His numbers weren’t gaudy at all with 23 carries for 76 yards, 3.3 yards per attempt, to go along with two catches for nine yards, but he was able to grind most of the day. When you watch the game file, Murray’s performance becomes even more impressive because of the — lets just call ‘em “interesting” — blocking schemes the Raiders decided to go with for much of the day. Time and time again there were unblocked defenders in the hole just waiting for Murray, but aside from two carries, he still found a way to at least get back to the line of scrimmage each time. Just for context, it’s worth noting that 76 yards rushing is nothing to sneeze at for a Raiders’ running back. Just ask McFadden, who has gone for 76 yards or more on the ground only once in his last 21 games. Mind you, Murray didn’t start Sunday, McFadden did.
It wasn’t just his work as a runner that impressed me about Murray, either. The guy appears to be able to do it all. He got completely jobbed on an offensive pass interference call where he ran a wheel route on 49ers’ rookie linebacker Chris Borland for 26 yards, but was flagged for pushing off. I swear I see guys get away with stuff much more blatant every week. But the thing that got me about that play was he had the awareness to push off to help him get open in the first place. It wasn’t some overt shove; it was just enough to create some separation. A veteran move, if you will. Murray also showed himself to be a decent pass blocker on blitz pickups, although this one time it did look like he was trying to give 49ers linebacker Michael Wilhoite a hug rather than knock him to the ground.
Let me also say this about Murray as a runner: the guy is all business to, and through, the hole. He isn’t dancing in the backfield waiting for a lane to open up like the Red Sea. Nope. He’s patient, but decisive, when he gets the rock, which allows him to be a net positive on most of his running plays. At the same time, like I said before, the kid can change direction in a flash, so even if he is running down hill to the right, he might well end up cutting it back left immediately if he sees an unblocked defender where he was headed. Not one big cut, but small, quick cuts which let him kind of slide through some very small lanes and get up into the second level of the opposing defense. He is a very, very smooth runner.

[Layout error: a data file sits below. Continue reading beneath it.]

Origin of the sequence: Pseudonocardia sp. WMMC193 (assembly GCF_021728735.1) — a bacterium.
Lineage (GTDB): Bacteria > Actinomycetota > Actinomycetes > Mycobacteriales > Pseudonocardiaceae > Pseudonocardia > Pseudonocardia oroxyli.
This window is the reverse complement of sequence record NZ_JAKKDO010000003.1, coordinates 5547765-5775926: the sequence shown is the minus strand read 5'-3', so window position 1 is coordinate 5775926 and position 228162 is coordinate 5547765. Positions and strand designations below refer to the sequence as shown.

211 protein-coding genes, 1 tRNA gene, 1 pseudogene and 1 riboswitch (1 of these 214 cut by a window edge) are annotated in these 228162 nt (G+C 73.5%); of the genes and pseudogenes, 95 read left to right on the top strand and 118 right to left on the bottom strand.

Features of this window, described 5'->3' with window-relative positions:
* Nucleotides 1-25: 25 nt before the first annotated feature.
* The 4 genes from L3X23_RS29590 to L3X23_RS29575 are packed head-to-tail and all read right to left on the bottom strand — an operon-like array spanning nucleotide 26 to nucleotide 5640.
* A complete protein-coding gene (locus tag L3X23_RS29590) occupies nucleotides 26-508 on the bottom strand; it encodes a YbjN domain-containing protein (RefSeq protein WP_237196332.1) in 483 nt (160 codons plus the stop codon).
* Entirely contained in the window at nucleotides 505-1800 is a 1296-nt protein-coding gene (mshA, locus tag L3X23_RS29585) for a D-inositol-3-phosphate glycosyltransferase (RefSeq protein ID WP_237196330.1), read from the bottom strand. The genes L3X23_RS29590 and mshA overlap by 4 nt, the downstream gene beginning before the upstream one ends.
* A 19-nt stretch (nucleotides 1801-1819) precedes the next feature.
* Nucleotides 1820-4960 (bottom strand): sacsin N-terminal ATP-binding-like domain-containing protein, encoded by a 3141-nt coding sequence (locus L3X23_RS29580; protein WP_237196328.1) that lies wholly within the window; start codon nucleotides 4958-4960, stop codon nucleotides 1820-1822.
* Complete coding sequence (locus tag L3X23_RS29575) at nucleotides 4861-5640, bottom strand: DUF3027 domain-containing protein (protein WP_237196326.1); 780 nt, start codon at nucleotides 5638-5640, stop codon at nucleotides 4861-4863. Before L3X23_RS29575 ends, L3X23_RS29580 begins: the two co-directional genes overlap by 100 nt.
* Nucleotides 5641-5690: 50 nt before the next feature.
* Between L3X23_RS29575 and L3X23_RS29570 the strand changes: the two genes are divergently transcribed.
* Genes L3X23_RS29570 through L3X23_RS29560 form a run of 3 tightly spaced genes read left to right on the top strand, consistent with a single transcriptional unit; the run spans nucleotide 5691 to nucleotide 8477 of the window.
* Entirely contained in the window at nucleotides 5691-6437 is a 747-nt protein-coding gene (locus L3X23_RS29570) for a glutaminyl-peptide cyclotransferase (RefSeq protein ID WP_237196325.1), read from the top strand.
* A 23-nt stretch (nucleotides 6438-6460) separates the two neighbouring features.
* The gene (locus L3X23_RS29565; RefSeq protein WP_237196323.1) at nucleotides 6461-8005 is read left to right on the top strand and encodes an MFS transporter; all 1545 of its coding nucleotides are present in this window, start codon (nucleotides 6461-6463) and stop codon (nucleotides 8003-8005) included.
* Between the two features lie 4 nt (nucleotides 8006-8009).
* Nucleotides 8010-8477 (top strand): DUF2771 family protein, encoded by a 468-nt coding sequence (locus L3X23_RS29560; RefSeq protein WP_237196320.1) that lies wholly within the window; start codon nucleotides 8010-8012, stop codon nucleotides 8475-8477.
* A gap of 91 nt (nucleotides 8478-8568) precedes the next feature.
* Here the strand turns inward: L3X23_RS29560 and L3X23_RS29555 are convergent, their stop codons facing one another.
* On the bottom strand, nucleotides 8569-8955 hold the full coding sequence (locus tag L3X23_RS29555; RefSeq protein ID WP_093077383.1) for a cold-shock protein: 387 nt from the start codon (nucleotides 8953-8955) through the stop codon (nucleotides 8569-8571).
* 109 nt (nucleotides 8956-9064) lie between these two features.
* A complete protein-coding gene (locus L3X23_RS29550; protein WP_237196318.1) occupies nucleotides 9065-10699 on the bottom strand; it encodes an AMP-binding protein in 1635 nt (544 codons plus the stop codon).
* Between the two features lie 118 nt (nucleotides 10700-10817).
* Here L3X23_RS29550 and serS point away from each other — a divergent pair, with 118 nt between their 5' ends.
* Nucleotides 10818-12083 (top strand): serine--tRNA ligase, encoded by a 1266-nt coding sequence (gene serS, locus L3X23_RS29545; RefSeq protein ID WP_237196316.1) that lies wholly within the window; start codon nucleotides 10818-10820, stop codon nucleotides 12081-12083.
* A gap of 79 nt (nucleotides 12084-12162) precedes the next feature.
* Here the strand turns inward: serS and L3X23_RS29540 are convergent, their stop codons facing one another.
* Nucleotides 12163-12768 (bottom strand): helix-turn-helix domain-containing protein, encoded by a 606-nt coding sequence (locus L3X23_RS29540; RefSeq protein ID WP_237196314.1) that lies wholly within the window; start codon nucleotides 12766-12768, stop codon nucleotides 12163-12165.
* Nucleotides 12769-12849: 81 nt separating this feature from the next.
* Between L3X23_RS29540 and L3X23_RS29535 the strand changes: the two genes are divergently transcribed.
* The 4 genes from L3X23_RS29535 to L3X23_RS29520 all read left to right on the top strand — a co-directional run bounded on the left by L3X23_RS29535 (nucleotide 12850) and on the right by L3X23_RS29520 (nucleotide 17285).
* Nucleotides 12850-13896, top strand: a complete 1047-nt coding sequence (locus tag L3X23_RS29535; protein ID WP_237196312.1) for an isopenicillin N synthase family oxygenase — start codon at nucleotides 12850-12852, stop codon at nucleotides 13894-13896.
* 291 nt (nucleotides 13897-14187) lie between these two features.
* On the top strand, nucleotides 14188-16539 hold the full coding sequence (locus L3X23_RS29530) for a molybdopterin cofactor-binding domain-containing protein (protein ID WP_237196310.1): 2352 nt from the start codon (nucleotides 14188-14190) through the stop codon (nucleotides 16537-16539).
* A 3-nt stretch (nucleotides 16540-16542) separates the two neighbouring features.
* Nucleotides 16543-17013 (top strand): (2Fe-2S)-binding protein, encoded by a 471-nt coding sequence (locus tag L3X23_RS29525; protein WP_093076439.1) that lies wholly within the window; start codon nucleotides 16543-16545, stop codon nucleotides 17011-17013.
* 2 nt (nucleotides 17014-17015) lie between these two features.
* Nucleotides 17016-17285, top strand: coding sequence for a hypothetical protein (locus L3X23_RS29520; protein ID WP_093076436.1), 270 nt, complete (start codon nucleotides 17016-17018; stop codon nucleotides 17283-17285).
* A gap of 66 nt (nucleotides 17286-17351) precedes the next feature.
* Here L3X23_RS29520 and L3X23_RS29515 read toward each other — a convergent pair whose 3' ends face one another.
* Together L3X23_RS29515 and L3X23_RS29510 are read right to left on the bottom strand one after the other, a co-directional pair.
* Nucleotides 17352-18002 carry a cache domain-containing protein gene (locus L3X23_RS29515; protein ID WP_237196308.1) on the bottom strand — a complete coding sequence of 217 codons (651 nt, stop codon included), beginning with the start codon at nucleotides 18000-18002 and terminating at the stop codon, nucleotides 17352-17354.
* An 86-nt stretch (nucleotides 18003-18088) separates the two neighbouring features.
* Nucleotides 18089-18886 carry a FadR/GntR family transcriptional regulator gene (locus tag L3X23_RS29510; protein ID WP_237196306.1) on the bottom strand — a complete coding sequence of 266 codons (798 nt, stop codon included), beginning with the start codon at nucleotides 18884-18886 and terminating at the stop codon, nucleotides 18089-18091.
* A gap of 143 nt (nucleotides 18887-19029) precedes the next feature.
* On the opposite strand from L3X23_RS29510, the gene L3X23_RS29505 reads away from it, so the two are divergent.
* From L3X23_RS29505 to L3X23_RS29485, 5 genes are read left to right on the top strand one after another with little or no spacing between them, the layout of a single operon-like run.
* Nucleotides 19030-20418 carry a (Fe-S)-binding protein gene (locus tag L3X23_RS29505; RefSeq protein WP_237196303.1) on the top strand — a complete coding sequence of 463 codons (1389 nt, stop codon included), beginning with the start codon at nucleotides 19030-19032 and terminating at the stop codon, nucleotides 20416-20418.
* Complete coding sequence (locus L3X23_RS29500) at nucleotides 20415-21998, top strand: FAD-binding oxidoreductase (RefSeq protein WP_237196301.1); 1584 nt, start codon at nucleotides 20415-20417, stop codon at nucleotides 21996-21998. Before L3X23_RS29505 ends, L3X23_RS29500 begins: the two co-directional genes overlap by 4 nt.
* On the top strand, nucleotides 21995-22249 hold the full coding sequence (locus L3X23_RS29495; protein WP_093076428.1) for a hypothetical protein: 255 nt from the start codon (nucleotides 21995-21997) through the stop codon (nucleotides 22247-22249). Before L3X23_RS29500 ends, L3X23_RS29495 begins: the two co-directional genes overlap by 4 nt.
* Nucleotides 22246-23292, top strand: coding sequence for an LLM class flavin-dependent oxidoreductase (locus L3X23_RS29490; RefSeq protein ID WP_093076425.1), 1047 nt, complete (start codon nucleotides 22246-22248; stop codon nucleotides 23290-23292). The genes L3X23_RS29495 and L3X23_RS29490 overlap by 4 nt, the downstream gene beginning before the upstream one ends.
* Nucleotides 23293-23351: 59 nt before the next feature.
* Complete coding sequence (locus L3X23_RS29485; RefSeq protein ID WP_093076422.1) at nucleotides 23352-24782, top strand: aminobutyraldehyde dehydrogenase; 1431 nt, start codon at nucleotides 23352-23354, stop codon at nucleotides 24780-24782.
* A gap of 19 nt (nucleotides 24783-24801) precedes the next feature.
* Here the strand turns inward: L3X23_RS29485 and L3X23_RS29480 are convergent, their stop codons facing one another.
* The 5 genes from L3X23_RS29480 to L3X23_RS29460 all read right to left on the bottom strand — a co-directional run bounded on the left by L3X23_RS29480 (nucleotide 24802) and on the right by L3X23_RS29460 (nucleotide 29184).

Unlike Anderson and Oliver, Murray isn’t going to be a key element of his team’s playoff drive this season, but that doesn’t mean these last three weeks aren’t also hugely important for him. If he can continue to perform and produce at a high level, I think the Raiders may have found the every-down back they need. That will only help the offense overall, as well as rookie quarterback Derek Carr going forward.
How refreshing was it to see Carr handing the ball off to Murray to run the clock down at the end of the game rather than watching Carr trying to furiously bring his team back from behind only to make a mistake and throw a pick or fumble the ball on a sack and blow the game? You are talking about taking a lot of pressure off of Carr when the running game is producing, and the kid has already shown he is pretty damn good. Carr and Murray could well end up being backfield mates for years to come, a potential foundation for a rebirth of the Raiders’ franchise.
I don’t know if this further devalues the running back position, or raises their price by showing how important a good running back can be to an offense late in the season. Or how much easier things operate when they have one, no matter who is at quarterback.
It sure has been fun to watch guys like Oliver, Anderson and Murray take full advantage of the opportunities that have presented themselves this season. I would expect every AFC West team to try to solidify their run defense during the offseason. Let me tell you this much, if those young, hungry running backs keep coming on strong next year, the whole division better get their big boy pads ready, or there’s gonna be trouble.